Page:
The dot product measures how aligned two vectors are with each other.

### The definition of the dot product

We have already seen how to add vectors and how to multiply vectors by scalars.

**never be utilized in this course**.

In this section we will define a way to “multiply” two vectors called the *dot
product*. The dot product measures how “aligned” two vectors are with each
other.

The first thing you should notice about the the dot product is that

The dot product allows us to write some complicated formulas more simply.

### The geometry of the dot product

Let’s see if we can figure out what the dot product tells us geometrically. As an appetizer, we give the next theorem: the Law of Cosines.

We can rephrase the Law of Cosines in the language of vectors. The vectors , , and form a triangle

The theorem above tells us some interesting things about the angle between two (nonzero) vectors.

We have a special buzz-word for when the dot product is zero.

**orthogonal**if the the dot product of these vectors is zero. Geometrically, this means that the angle between the vectors is or . Note, this also means that the zero vector is orthogonal to all vectors.

From this we see that the dot product of two vectors is zero if those vectors are orthogonal. Moreover, if the dot product is not zero, using the formula allows us to compute the angle between these vectors via where .

### Projections and components

#### Projections

One of the major uses of the dot product is to let us *project* one vector in
the direction of another. Conceptually, we are looking at the “shadow” of
one vector projected onto another, sort of like in the case of a sundial.

While this is good starting point for understanding orthogonal projections, now we need the definition.

**orthogonal projection**of vector in the direction of vector is a new vector denoted

To compute the projection of one vector along another, we use the dot product.

Notice that the sign of the direction is the sign of cosine, so we simply remove the absolute value from the cosine.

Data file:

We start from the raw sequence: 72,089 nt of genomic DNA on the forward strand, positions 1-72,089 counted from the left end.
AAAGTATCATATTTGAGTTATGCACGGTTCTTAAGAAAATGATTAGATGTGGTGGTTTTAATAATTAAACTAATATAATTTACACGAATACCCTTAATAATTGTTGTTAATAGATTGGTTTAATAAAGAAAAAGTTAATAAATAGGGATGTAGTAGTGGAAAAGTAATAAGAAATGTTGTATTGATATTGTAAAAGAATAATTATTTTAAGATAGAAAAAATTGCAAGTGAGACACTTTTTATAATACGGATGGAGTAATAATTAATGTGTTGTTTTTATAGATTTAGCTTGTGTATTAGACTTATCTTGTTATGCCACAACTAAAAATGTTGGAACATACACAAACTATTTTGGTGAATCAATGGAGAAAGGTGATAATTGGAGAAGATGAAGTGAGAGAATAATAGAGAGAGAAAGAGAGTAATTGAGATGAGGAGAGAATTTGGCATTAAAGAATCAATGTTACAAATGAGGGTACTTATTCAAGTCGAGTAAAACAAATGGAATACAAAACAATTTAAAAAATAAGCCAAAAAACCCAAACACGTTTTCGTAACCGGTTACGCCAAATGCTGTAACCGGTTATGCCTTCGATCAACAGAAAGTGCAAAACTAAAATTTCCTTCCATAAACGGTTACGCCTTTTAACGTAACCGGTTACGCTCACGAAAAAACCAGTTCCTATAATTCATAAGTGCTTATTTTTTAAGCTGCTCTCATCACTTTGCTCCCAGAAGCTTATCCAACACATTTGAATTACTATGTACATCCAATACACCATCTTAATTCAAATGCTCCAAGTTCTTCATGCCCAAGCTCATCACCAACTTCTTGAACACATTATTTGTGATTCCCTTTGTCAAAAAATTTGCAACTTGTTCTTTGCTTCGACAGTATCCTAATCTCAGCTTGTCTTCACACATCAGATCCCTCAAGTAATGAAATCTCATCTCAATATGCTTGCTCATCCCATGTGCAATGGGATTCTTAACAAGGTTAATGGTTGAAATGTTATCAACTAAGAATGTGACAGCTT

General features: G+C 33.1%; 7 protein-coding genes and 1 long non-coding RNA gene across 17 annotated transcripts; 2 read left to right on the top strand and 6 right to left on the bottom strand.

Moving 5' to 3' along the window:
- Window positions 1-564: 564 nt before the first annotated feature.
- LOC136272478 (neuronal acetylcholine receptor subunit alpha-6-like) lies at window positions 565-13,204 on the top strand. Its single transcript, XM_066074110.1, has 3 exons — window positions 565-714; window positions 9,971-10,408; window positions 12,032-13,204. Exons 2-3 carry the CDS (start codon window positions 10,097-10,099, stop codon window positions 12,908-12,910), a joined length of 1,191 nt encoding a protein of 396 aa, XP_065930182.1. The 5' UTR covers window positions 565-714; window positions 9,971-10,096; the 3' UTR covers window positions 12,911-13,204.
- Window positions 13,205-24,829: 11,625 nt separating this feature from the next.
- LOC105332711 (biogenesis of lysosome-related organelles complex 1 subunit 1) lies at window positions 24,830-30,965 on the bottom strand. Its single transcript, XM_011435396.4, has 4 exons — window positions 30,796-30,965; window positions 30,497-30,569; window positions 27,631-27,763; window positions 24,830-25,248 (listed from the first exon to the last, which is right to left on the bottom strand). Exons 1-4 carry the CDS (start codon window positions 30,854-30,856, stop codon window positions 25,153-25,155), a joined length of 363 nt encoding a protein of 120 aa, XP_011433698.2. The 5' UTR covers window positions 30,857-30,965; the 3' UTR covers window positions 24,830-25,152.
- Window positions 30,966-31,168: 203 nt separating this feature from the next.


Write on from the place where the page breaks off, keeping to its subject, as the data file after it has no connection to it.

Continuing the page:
#### Components

Scalar components compute “how much” of a vector is pointing in a particular direction.

**scalar component**in the direction of of vector is denoted

#### Orthogonal decomposition

Given any vector in , we can always write it as for some real numbers and . Here
we’ve broken into the sum of two orthogonal vectors — in particular, vectors
parallel to and . In fact, given a vector and another vector you can always
break into a sum of two vectors, one of which is parallel to and another
that is perpendicular to . Such a sum is called an *orthogonal decomposition*.
Move the point around to see various orthogonal decompositions of vector .

**orthogonal decomposition**of in terms of is the sum where means that “ is parallel to ” and means that “ is perpendicular to ”.

Now we give an example where this decomposition is useful.

### The algebra of the dot product

We summarize the arithmetic and algebraic properties of the dot product below.

- Commutativity:
- Linear in first argument:
- and
- Linear in second argument:
- and
- Relation to magnitude:
- Relation to orthogonality:
- If is orthogonal to then .

Instead of defining the dot product by a formula, we could have defined it by the properties above! While this is common practice in mathematics, the process is a bit abstract and is perhaps beyond the scope of this course. Nevertheless, we know that you are an intrepid young mathematician, and we will not hold back. We will now show that there is only one formula which gives us all of these properties, and it will be our formula for the dot product.